Some days Phaedra liked to take Missy to the walled park in the Canal District where she could let missy run loose while she read a book and didn’t have to worry about the dog wondering away, as she never crossed a doorway without permission. Once they were close to the park Phaedra un-hooked her leash and as soon as Missy was loose she started to worry at Phaedra’s ankles with playful barks, as was their routean.
“Foolish little mutt,” Phaedra said with a smile and reached into her pocket, pulling out her handkerchief. The dog immediately went stiff, staring at it. Phaedra held it half-balled in her hand and waved it slightly, “Is this a rabbit? Is this a rabbit in my hand?”
Missy was fixated, her eyes following the motion of the handkerchief. Phaedra pulled her arm back to toss it, “If it’s a rabbit, you’d better catch it!” and she let it go. For a moment the handkerchief did indeed look very rabbit-like, seeming to skip frantically away from the dog which was now in hot pursuit of it with high, yipping barks. Missy snatched it out of the air and gave it a neck-breaking shake before running with her prize into the park proper and out of sight.
Phaedra registered just a half-second too late the sound of metal-on-metal. She’d forgotten that sometimes the Brothers at the church took-over the park for their bouts. She was just opening her mouth to call Missy back when Missy gave a high, injured-sounding yelp; at the same time a man shouted, “look-out!” Phaedra hurried through the arch and Missy ran straight to Phaedra’s feet and flopped over onto her back yelping and whining at her. Phaedra knelt in alarm, running her fingers over the dog, looking for an injury.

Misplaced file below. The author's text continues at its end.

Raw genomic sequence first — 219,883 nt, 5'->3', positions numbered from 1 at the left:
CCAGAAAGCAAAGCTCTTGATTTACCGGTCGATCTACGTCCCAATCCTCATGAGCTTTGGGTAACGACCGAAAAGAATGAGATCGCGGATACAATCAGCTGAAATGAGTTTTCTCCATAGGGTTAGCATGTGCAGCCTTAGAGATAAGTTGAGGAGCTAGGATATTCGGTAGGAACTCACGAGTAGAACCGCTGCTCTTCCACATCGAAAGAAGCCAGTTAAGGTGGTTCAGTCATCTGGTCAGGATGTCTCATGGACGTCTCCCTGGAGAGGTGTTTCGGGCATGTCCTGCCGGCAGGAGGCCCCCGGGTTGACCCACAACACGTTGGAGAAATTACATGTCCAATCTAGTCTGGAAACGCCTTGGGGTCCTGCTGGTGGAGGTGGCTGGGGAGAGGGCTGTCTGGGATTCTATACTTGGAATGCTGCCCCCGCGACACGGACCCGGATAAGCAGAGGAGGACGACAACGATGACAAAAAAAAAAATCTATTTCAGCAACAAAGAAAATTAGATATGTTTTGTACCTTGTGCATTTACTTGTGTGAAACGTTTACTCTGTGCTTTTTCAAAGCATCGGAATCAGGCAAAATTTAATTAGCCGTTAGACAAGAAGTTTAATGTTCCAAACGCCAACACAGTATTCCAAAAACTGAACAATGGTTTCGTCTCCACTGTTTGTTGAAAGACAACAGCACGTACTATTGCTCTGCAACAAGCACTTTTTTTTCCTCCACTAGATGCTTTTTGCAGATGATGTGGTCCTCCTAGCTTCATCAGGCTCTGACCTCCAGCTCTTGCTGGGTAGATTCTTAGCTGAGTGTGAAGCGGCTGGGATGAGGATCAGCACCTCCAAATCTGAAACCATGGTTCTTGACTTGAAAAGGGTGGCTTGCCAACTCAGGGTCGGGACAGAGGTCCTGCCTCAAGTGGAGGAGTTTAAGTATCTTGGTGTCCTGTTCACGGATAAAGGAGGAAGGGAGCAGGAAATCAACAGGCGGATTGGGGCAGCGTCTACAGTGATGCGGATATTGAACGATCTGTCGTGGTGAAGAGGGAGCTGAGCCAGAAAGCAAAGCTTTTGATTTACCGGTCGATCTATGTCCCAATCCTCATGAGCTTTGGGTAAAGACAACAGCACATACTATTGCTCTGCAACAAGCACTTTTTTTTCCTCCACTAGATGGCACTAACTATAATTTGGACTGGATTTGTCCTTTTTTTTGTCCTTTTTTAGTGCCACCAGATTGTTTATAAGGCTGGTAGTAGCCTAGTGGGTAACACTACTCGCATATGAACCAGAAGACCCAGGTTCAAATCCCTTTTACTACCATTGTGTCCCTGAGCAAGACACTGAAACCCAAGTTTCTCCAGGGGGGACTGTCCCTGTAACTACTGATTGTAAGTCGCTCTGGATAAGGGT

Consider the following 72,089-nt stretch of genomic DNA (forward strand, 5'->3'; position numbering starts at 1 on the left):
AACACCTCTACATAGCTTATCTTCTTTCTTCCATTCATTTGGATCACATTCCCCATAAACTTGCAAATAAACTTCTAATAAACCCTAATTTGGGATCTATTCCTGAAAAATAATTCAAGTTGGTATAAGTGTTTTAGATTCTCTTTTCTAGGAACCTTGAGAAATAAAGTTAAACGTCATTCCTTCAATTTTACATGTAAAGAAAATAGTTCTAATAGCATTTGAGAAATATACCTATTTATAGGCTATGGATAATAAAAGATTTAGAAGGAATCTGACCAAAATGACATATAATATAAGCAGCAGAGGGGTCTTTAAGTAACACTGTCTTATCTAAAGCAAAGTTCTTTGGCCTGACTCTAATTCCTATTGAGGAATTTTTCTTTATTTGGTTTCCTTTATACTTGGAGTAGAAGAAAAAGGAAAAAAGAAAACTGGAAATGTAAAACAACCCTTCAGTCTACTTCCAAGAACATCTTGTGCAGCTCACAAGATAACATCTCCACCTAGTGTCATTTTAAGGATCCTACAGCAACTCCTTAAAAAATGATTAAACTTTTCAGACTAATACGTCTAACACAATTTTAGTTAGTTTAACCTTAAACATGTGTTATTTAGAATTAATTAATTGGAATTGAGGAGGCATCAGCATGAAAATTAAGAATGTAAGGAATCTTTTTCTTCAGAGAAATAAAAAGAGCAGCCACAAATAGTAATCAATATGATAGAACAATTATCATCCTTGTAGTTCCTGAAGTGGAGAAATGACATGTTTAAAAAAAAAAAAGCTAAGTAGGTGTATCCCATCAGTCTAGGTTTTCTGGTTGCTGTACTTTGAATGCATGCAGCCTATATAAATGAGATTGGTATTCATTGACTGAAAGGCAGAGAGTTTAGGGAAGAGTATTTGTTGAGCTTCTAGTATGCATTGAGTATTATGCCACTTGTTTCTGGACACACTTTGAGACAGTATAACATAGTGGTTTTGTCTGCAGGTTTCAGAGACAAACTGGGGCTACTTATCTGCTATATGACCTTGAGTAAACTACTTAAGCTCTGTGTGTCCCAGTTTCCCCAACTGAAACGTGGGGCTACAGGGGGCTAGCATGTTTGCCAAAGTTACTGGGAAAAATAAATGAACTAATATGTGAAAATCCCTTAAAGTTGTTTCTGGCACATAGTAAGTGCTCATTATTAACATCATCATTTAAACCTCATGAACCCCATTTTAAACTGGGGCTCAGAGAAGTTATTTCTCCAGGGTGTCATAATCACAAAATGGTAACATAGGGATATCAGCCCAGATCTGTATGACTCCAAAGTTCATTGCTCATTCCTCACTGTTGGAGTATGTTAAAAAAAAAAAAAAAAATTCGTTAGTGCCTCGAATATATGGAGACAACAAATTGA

She looked accusingly at Brothers Rudyard and Lapis who seemed the only occupants of the park, “Did you just stab my dog?”
“No. It ran under our feet.” Rudyard said, dropping the point of his sword to the ground, “What are you doing letting that animal run loose anyway?”
Missy, seeming to have forgotten her injury, rolled to her feet and growled at Rudyard.
“There’s usually no one here,” Phaedra replied, straightening back up, and smoothing the bodice of her gown.
“Obviously there’s someone here now,” Rudyard’s voice was venomous, “Would have served you right if we had stabbed it. I may stab it now.” Missy growled louder at him.
Phaedra looked from one glazed, sweaty face to the other. Though there was little love between her and the church, it was unusual for them to be quite so open about it. Then she recalled that the fast must be on. She noticed that Lapis seemed fixated on a spot slightly to her right, as if she had an invisible companion he was intent on studying, she let annoyance creep into her own voice, “My mistake.” She snapped her fingers once and immediately Missy left off her growling at Rudyard and turned her full attention on Phaedra, “Missy, Go home.”
With a parting growl at the brothers the dog darted out of the park’s archway and toward Wheatstone, “Forgive our interruption, Gentleman.” She gave a cold half curtsey and turned her back on them.
She was just stepping through the arch when she heard Brother Lapis speak-up, “Miss Byrne?”
She turned to him, “Yes?”
With a very tidy flourish of his sword he scooped up her forgotten handkerchief and held it out to her, dangling from the point, “Is this yours?”
“It is,” He strode toward her and she plucked it from the blade with a slight smile, their eyes met for a long moment, “thank you.”
He looked away.
She turned from them and left the park, suddenly in a very good mood.
Phaedra had the faintest stirrings of a song in her mind, a delicate melody and a wonderful idea.